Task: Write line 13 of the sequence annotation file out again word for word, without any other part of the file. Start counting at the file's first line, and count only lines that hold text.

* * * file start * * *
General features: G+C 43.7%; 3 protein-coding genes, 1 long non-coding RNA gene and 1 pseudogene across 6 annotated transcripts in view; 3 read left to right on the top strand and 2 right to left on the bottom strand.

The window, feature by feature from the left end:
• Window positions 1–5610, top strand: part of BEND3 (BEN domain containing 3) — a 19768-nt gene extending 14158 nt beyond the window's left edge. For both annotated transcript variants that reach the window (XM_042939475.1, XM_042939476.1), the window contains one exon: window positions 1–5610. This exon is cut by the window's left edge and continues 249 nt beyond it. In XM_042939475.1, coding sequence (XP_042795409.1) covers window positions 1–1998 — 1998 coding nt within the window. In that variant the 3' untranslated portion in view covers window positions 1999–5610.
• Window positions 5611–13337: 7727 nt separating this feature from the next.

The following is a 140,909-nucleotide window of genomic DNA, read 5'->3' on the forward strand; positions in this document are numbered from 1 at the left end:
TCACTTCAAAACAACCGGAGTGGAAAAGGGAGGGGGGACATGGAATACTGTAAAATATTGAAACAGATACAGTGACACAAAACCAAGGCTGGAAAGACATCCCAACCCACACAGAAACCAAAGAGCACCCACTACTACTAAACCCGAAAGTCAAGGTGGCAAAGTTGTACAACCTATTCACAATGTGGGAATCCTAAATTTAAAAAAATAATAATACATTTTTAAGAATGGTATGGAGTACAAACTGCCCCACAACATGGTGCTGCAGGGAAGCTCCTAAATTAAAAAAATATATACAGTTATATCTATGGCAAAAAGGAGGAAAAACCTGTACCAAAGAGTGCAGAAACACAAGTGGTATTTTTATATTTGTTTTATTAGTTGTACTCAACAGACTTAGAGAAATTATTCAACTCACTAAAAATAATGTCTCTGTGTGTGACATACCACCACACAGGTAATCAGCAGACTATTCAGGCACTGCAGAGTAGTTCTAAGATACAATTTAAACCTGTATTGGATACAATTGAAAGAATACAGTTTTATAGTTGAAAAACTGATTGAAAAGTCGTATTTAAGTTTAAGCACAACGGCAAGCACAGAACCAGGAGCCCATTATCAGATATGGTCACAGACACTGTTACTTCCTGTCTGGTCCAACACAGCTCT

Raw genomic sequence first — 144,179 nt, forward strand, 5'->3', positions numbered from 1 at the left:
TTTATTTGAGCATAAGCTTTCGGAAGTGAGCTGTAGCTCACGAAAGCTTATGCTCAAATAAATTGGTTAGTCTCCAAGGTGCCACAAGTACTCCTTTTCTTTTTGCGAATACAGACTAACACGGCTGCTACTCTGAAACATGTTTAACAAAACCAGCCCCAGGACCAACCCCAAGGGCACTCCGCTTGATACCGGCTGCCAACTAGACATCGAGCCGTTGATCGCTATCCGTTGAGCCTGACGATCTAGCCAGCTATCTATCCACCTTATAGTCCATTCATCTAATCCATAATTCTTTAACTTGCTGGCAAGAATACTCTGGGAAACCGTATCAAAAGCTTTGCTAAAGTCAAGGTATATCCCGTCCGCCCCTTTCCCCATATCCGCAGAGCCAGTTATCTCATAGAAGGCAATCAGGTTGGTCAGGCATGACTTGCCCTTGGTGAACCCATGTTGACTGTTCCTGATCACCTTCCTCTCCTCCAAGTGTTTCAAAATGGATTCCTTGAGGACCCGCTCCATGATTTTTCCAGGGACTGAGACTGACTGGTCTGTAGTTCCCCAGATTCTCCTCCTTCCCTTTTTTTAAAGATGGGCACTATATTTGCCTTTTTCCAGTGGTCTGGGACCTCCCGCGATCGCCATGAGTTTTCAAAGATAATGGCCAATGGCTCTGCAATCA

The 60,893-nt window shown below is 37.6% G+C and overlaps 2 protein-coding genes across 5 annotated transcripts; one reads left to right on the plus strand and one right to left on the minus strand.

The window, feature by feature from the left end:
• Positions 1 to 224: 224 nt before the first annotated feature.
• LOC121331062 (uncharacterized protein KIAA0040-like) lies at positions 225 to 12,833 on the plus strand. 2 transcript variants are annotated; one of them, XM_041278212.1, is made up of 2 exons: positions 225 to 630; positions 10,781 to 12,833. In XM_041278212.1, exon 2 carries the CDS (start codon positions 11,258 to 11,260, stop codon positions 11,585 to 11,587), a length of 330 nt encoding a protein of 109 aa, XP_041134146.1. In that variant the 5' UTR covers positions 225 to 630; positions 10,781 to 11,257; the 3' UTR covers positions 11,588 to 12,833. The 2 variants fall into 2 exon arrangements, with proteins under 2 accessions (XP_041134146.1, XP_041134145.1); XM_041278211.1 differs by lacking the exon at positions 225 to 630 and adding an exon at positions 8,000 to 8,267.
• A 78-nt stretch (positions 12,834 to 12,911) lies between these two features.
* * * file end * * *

• A 78-nt stretch (positions 12,834 to 12,911) lies between these two features.